I’m like a hunter of Peace, one who chases the elusive mayfly of love… or something like that. – Vash the Stampede, Trigun by Yasuhiro Nightow
I decided to go to the Homestead for a while, visiting the ancestors. Ha ha. It’s been fun to wake without an alarm and to devote entire hours – hours! – to reading. I consider it a wonderful setting for writer’s summer camp.
There’s the familiar sights and sounds of summer, whether taking walks down the dirt road or watching summer sports. It didn’t take more than a day before I felt an epic poem coming on, a la The Song of Hiawatha:
By the shores of Wiggins Lake,
in the big brown stuff’d recliner,
rested the warrior, The Old Man,
pointing with the TV clicker,
shouting at the TV, angry,
angry at the lousy Tigers.
Unfortunately, my father didn’t like the reference to “The Old Man” – a proud warrior’s title, I thought. I suppose the Detroit Tigers won’t like it, either. Everyone’s a critic.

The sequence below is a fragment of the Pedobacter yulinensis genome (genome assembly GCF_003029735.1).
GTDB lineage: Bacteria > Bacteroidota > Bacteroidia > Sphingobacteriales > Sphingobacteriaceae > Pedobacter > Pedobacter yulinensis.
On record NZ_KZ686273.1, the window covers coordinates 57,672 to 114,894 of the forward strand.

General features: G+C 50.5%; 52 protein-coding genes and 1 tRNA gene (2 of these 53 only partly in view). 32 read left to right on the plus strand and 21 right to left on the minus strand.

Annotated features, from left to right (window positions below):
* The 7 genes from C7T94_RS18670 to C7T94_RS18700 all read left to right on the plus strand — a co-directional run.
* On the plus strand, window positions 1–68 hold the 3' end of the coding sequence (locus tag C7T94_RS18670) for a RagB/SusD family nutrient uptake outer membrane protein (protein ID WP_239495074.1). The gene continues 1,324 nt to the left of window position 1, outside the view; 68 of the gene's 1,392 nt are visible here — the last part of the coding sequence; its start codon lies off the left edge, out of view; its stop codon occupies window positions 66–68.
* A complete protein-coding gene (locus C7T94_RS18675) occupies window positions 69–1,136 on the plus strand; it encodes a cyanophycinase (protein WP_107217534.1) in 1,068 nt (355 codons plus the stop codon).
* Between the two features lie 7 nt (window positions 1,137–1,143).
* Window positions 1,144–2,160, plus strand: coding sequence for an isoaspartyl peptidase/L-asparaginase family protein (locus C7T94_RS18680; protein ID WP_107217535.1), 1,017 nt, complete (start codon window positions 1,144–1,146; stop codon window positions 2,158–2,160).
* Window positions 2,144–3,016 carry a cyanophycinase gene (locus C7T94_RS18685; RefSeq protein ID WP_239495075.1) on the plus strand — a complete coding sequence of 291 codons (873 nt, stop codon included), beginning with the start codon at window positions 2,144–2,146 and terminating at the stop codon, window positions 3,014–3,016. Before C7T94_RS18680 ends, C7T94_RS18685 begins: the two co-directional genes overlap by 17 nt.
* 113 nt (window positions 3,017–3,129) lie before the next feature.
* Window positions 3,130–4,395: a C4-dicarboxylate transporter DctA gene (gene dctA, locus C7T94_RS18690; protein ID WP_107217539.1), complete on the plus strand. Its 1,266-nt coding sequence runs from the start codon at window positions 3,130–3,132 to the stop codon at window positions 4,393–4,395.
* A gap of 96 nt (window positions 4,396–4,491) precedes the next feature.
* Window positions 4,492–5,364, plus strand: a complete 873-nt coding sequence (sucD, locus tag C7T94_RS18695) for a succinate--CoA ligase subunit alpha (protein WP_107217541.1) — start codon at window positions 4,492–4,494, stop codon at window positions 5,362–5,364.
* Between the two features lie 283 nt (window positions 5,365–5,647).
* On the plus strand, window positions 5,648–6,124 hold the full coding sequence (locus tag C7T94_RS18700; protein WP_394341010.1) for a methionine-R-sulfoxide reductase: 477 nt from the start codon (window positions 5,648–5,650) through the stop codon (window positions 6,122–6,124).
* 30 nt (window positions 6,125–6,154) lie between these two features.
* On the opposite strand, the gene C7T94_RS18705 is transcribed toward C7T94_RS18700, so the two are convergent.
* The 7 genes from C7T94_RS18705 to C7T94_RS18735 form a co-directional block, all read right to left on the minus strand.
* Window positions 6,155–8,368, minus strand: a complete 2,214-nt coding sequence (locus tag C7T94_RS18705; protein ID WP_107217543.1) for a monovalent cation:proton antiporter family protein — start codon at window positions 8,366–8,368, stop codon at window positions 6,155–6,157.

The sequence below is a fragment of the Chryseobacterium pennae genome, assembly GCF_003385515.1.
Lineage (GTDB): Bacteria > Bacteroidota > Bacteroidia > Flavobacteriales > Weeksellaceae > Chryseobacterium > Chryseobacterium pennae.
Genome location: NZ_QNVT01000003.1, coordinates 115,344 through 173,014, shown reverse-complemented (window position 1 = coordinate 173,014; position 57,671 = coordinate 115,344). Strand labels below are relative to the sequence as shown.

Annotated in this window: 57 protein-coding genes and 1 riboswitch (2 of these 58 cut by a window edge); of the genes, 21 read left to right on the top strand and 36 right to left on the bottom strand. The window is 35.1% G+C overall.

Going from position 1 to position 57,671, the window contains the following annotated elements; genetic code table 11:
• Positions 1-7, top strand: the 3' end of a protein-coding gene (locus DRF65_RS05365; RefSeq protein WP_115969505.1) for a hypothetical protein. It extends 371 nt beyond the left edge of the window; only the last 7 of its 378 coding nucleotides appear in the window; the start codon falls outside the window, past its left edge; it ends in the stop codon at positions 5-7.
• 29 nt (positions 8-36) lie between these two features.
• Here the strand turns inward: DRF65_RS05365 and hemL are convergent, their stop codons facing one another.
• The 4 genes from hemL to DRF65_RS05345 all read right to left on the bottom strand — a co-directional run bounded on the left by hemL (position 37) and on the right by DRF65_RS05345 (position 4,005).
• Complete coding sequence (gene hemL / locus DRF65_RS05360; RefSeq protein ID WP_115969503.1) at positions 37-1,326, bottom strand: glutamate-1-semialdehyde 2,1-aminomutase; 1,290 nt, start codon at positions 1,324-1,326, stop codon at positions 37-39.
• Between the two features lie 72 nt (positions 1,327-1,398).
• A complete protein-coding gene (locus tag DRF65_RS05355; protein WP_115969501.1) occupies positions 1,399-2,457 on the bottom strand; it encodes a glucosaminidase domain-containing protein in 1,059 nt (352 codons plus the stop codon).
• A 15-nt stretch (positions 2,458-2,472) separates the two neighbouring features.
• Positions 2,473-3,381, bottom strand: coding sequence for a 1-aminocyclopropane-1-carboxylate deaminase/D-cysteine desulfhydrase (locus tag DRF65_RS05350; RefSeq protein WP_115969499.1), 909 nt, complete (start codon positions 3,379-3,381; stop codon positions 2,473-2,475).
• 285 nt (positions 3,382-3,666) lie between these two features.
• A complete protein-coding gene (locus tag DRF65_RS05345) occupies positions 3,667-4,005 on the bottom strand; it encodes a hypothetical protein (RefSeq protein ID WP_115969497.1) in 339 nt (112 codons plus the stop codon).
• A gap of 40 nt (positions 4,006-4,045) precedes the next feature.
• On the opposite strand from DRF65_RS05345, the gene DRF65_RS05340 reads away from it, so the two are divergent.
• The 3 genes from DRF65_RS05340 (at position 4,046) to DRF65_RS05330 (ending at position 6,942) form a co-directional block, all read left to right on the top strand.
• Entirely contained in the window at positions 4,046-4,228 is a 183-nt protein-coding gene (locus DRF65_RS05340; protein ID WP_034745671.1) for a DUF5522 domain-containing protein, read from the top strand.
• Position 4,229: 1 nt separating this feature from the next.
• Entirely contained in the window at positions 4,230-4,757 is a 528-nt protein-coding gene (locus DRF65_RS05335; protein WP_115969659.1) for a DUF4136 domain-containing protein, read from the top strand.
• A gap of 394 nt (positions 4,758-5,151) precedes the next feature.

When it rains – even with accompanying lightning – I’m very happy. It’s been so dry that I started carrying buckets of water to certain plants, such as the rhubarb and hydrangea.
On the other hand, the dryness made the heat bearable. Last week was in the mid-90s again, but it felt cooler than previous humid days. Plus the mosquito population died back.
I should mention I live in an extremely humid region, a marshland bordered by a river. I’m not native to The Swamp – as my colleagues call it affectionately – but I learned a few things quickly:
- Cardboard storage boxes are pointless. They absorb moisture whether they’re in the
attackattic or shed. Sometimes they fall apart in your hands even if they don’t look rotty. Sometimes they attract creatures that like humidity… yikes!
- Musty smells differ just like flower scents. I like loamy dirt and after-rain smells, but cool nights cause the warm swamp to “breathe” – blech!
- Perspiration doesn’t have a cooling effect because it doesn’t evaporate. It just rolls down your body, under your clothes. It’s like wearing a sauna but without the camaraderie.
- In the dry winter, the humidity is forgotten – until you take out the good stationery to write an old-fashioned holiday letter. Then you’ll discover that, sometime during the summer, the humidity glued the envelopes shut.